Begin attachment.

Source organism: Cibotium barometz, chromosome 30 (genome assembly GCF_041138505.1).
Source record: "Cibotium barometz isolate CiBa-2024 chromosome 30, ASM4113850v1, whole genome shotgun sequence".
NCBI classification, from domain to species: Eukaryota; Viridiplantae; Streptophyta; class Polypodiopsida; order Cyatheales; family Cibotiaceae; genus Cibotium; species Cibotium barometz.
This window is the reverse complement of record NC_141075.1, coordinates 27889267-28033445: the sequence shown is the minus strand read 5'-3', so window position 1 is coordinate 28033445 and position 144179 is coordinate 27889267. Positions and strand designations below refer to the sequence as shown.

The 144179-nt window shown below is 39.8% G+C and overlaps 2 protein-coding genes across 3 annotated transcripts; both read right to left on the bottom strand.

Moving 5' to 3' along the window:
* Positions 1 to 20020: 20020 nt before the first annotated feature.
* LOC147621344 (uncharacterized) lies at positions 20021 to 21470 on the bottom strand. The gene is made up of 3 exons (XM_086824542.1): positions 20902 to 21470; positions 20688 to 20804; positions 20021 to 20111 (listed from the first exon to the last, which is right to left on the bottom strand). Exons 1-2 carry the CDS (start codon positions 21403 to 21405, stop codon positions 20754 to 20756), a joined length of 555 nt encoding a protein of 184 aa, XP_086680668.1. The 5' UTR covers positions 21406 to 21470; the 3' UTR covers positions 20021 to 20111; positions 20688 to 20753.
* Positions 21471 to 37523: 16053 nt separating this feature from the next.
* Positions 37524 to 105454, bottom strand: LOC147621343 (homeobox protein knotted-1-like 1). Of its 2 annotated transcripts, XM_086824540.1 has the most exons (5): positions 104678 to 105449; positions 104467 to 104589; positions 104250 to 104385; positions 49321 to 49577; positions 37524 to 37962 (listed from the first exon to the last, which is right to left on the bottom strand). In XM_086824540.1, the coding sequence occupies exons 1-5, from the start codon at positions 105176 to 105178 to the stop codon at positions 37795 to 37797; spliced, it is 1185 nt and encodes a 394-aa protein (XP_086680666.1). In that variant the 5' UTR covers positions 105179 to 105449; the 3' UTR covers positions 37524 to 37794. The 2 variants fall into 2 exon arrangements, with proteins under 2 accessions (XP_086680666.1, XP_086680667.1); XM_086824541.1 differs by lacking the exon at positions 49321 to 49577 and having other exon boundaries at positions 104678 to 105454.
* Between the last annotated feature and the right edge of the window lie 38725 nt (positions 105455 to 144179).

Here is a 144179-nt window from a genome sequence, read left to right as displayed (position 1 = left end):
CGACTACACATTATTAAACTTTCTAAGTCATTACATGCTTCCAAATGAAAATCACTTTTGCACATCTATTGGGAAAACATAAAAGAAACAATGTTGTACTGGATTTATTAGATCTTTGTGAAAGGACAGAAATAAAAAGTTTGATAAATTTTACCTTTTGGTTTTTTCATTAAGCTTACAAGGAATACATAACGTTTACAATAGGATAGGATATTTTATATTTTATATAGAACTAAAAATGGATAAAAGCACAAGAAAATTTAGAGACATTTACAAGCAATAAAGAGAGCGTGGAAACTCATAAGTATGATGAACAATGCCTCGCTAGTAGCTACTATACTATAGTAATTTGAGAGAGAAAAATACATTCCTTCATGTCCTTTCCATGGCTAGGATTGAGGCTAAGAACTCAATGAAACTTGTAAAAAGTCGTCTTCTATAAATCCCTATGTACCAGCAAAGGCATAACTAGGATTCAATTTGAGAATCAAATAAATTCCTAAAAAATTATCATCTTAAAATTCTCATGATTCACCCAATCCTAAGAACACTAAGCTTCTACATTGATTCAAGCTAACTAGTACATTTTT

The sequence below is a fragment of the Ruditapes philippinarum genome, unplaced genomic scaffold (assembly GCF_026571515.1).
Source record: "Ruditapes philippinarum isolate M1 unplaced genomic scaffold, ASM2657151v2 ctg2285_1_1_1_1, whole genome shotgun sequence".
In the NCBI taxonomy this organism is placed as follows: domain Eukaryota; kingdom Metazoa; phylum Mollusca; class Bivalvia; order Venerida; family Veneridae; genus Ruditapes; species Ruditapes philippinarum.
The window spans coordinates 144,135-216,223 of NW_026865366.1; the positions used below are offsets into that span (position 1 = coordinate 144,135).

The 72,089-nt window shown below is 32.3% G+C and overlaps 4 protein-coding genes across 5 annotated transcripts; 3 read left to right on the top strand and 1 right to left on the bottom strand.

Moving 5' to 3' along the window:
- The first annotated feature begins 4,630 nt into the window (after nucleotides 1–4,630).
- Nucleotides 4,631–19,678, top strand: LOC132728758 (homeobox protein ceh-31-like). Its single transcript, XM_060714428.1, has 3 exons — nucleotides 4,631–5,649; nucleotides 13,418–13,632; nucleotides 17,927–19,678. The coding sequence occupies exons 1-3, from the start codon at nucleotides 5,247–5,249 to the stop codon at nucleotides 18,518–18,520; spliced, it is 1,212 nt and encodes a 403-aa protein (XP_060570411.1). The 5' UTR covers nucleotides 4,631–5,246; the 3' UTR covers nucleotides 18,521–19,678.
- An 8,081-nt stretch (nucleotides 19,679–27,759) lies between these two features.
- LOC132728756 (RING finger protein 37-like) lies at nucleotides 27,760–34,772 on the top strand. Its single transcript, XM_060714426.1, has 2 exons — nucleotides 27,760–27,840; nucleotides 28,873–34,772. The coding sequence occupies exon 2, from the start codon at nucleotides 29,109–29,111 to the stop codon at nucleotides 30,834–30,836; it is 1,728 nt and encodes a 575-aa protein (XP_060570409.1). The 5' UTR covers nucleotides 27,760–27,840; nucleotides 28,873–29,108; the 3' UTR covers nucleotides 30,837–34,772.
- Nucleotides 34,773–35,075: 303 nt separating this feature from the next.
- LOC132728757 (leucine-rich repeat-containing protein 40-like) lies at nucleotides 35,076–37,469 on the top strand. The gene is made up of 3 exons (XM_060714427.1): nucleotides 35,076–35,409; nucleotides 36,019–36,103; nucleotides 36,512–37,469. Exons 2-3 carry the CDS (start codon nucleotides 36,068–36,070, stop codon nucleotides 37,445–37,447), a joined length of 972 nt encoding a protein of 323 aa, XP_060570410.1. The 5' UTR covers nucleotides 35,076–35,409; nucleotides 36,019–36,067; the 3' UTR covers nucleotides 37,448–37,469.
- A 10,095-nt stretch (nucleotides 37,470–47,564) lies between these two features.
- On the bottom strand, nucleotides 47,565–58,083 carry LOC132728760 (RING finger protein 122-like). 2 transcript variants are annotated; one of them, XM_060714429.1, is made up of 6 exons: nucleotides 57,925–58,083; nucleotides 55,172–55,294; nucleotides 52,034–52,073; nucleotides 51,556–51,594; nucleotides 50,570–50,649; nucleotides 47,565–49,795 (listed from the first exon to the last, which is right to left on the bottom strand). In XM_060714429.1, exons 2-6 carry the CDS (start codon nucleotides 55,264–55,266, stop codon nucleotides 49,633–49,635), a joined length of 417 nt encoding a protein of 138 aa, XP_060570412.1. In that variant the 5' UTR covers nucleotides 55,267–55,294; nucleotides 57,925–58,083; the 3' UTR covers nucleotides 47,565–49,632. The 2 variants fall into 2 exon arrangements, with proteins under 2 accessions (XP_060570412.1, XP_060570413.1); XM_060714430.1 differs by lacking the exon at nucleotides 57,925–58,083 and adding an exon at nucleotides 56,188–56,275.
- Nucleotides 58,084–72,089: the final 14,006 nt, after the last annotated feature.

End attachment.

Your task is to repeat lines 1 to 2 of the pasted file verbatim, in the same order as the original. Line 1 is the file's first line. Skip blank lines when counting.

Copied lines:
Source organism: Cibotium barometz, chromosome 30 (genome assembly GCF_041138505.1).
Source record: "Cibotium barometz isolate CiBa-2024 chromosome 30, ASM4113850v1, whole genome shotgun sequence".